"In a perfect world, you would say that's a big deal," the Carolina Hurricanes coach said. "I think, though, in this situation, I really think everybody is kind of a rookie because we just don't know how it's going to affect you going out there not having that emotion."
This season, of course is not perfect. Due to the coronavirus pandemic that caused the NHL season to be paused March 12, this postseason will be played in hub cities Toronto and Edmonton, with no fans in the arenas.
Other than the remaining Eastern Conference teams moving to Edmonton from Toronto for the conference finals and Stanley Cup Final, there will be no travel. Instead it will be mandatory hotel living, with players guided by a fencing system whenever they go outside. No chance to go home. No chance to see your family or loved ones, except virtually.
All while being tested daily for COVID-19 with regular temperature and symptom checks.
"What makes playoff hockey so great is the emotion of it, the energy in the buildings. It wows you at times," said Brind'Amour, whose team will play the New York Rangers in one of the eight best-of-5 Stanley Cup Qualifiers series. "That's where experience can help you. If that's not in the building, I don't know how much experience is going to really matter, at least early on."
The tournament will start Aug. 1 with eight teams in each conference paired in four best-of-5 series to determine who will join the top four teams in the first round of the playoffs. The top four teams in each conference will compete in a round-robin to determine the top four seeds.
The losers of each series will have an equal chance to win the No. 1 pick in the 2020 NHL Draft in the Second Phase of the NHL Draft Lottery on Aug. 10.
Tampa Bay Lightning coach Jon Cooper said he is unsure if younger teams will have an advantage in this unique postseason format.
"Who is the young team that just comes in and doesn't really care? The older experienced team that has kind of weathered through adversity before, I can't sit here and say which one is going to be better off," Cooper said. "But in anything, I guess if you're going to break it down into life circumstances, experience always helps. So, if you've experienced playing through adversity, that's probably going to help you."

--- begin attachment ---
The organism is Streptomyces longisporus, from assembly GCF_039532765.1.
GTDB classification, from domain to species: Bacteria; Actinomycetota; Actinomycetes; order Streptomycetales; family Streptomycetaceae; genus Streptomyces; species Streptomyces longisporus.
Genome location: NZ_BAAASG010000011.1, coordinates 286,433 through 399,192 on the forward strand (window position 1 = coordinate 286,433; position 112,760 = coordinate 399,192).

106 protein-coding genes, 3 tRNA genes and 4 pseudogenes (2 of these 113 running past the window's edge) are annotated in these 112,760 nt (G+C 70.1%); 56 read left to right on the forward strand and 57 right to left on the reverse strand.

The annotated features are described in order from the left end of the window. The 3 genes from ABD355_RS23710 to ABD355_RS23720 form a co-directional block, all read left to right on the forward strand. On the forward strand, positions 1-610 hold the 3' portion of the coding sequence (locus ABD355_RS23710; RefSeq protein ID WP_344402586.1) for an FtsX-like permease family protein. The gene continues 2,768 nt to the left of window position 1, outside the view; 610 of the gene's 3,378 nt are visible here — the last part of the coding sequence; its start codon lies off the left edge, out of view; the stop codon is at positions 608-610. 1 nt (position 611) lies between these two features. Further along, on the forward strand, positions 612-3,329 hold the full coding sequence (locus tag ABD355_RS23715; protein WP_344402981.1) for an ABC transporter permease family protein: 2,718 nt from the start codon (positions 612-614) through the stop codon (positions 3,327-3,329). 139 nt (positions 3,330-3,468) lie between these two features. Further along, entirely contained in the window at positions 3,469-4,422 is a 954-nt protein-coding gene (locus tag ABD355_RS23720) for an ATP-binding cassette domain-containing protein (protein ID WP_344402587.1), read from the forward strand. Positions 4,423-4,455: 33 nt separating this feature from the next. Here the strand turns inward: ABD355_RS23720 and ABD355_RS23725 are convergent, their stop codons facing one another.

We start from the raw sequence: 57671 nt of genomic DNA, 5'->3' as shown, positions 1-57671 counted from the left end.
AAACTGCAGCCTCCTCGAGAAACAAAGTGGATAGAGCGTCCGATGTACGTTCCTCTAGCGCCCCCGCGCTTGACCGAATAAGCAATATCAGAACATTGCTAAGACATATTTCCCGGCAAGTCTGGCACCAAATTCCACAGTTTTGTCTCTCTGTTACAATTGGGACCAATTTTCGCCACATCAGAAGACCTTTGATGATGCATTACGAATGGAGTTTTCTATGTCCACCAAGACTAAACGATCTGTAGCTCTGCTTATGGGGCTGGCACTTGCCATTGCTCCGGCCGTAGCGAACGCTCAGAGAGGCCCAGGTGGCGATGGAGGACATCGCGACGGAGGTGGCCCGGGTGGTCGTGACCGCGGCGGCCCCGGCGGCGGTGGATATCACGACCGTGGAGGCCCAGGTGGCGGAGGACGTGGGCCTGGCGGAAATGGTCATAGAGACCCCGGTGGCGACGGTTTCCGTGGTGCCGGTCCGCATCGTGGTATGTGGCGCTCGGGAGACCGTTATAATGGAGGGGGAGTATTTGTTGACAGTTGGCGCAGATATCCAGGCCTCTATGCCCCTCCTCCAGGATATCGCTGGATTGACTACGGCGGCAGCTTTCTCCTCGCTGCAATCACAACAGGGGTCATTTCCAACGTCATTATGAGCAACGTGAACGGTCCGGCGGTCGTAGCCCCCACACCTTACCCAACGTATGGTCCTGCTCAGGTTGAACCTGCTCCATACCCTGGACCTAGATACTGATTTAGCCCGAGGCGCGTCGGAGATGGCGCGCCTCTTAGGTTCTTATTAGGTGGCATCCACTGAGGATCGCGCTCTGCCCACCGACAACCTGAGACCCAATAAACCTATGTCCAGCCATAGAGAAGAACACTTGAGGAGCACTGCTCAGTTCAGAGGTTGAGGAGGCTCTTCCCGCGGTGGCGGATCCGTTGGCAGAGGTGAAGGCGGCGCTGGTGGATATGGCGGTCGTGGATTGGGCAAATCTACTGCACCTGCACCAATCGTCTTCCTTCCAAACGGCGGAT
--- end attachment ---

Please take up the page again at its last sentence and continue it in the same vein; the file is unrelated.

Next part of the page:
That's mainly where coaches and players feel playoff experience will matter: when the game is being played.
"If it's a 3-2 hockey game with 10 minutes to go, playoff experience is going to matter regardless of how many people are in the stands," Rangers coach David Quinn said. "But I don't think it's going to matter as much. I don't think it's going to have as big of an impact as it usually does."
Nor will momentum at the start of the Qualifiers, Nashville Predators captain Roman Josi said.
"It almost feels like it's a new season, kind of like the beginning of the season but you're preparing for playoffs," Josi said. "I think the experience definitely matters, but it's a whole new situation and nobody is coming out of the regular season. So even for guys who have been in a lot of playoff games and playoff series, they'll be different."
Life around the games, outside the arena, will require an adjustment too.
"It'll be a little more of a challenge," Boston Bruins coach Bruce Cassidy said. "I think it has to be when you're isolated as much as we will be, compared to what you typically would be. There's going to be the mental challenge of digging in every day."
Cassidy also wondered what it will be like if a team wraps up a series quickly and has to wait to start the next round.
"Typically, at home you'll find something to do, you'll stay busy," Cassidy said. "In a bubble, that's going to require a little more discipline. The teams that are able to handle those challenges best will probably have a leg up on the other teams."
Brind'Amour said he wonders if situations like that might be easier on the younger players because their home lives are different than many of the older players.
"The young guys that don't have families and have less pulling them away will benefit more," Brind'Amour said. "Early on that won't be a factor. Teams, hopefully us, that play long into this, then all of that comes into play."
Washington Capitals forward Tom Wilson said, "Anything typical has been kind of thrown out the window for the next few months. You're going to have to adjust, adapt. At the end of the day, we'll be with 20 of our best buddies and we'll be going through it together. I guess it will be like a big field trip."
To somewhere new, different, almost like going to Mars, joked former NHL defenseman Mathieu Schneider, the special assistant to the executive director of the NHL Players' Association.
It will level the playing field between young and old, experienced vs. inexperienced, New York Islanders coach Barry Trotz said.
"As a series goes on, there's different pressures and those different pressures are those experiences that you garner through playoff victory victories and defeats, and how you handle certain pressures is where the experience starts to kick in," Trotz said. "The early part, though, I don't think so at all. Everybody's going to be in a new experience."